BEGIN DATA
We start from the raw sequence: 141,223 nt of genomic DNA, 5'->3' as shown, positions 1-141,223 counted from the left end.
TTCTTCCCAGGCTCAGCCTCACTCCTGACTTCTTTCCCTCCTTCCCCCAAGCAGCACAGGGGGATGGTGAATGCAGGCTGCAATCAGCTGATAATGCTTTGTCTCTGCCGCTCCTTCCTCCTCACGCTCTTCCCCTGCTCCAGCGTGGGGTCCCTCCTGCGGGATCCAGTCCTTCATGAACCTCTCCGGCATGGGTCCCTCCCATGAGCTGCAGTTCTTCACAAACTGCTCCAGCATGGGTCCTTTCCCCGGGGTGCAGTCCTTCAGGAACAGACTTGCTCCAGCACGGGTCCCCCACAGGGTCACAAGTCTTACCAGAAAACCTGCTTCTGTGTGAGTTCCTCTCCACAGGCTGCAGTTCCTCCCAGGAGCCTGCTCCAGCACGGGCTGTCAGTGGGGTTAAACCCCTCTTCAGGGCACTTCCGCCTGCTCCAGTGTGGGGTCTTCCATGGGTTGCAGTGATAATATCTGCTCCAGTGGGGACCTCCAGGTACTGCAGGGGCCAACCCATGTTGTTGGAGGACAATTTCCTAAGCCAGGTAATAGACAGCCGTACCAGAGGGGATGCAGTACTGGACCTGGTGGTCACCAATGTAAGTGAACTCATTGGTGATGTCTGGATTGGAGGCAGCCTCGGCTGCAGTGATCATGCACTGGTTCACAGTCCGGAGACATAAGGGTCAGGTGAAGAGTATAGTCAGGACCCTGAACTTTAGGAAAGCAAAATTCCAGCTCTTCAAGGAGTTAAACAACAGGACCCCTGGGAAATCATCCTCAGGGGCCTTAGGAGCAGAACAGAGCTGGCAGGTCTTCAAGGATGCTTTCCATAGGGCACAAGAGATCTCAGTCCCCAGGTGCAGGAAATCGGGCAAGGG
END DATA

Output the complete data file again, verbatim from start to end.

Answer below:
We start from the raw sequence: 141,223 nt of genomic DNA, 5'->3' as shown, positions 1-141,223 counted from the left end.
TTCTTCCCAGGCTCAGCCTCACTCCTGACTTCTTTCCCTCCTTCCCCCAAGCAGCACAGGGGGATGGTGAATGCAGGCTGCAATCAGCTGATAATGCTTTGTCTCTGCCGCTCCTTCCTCCTCACGCTCTTCCCCTGCTCCAGCGTGGGGTCCCTCCTGCGGGATCCAGTCCTTCATGAACCTCTCCGGCATGGGTCCCTCCCATGAGCTGCAGTTCTTCACAAACTGCTCCAGCATGGGTCCTTTCCCCGGGGTGCAGTCCTTCAGGAACAGACTTGCTCCAGCACGGGTCCCCCACAGGGTCACAAGTCTTACCAGAAAACCTGCTTCTGTGTGAGTTCCTCTCCACAGGCTGCAGTTCCTCCCAGGAGCCTGCTCCAGCACGGGCTGTCAGTGGGGTTAAACCCCTCTTCAGGGCACTTCCGCCTGCTCCAGTGTGGGGTCTTCCATGGGTTGCAGTGATAATATCTGCTCCAGTGGGGACCTCCAGGTACTGCAGGGGCCAACCCATGTTGTTGGAGGACAATTTCCTAAGCCAGGTAATAGACAGCCGTACCAGAGGGGATGCAGTACTGGACCTGGTGGTCACCAATGTAAGTGAACTCATTGGTGATGTCTGGATTGGAGGCAGCCTCGGCTGCAGTGATCATGCACTGGTTCACAGTCCGGAGACATAAGGGTCAGGTGAAGAGTATAGTCAGGACCCTGAACTTTAGGAAAGCAAAATTCCAGCTCTTCAAGGAGTTAAACAACAGGACCCCTGGGAAATCATCCTCAGGGGCCTTAGGAGCAGAACAGAGCTGGCAGGTCTTCAAGGATGCTTTCCATAGGGCACAAGAGATCTCAGTCCCCAGGTGCAGGAAATCGGGCAAGGG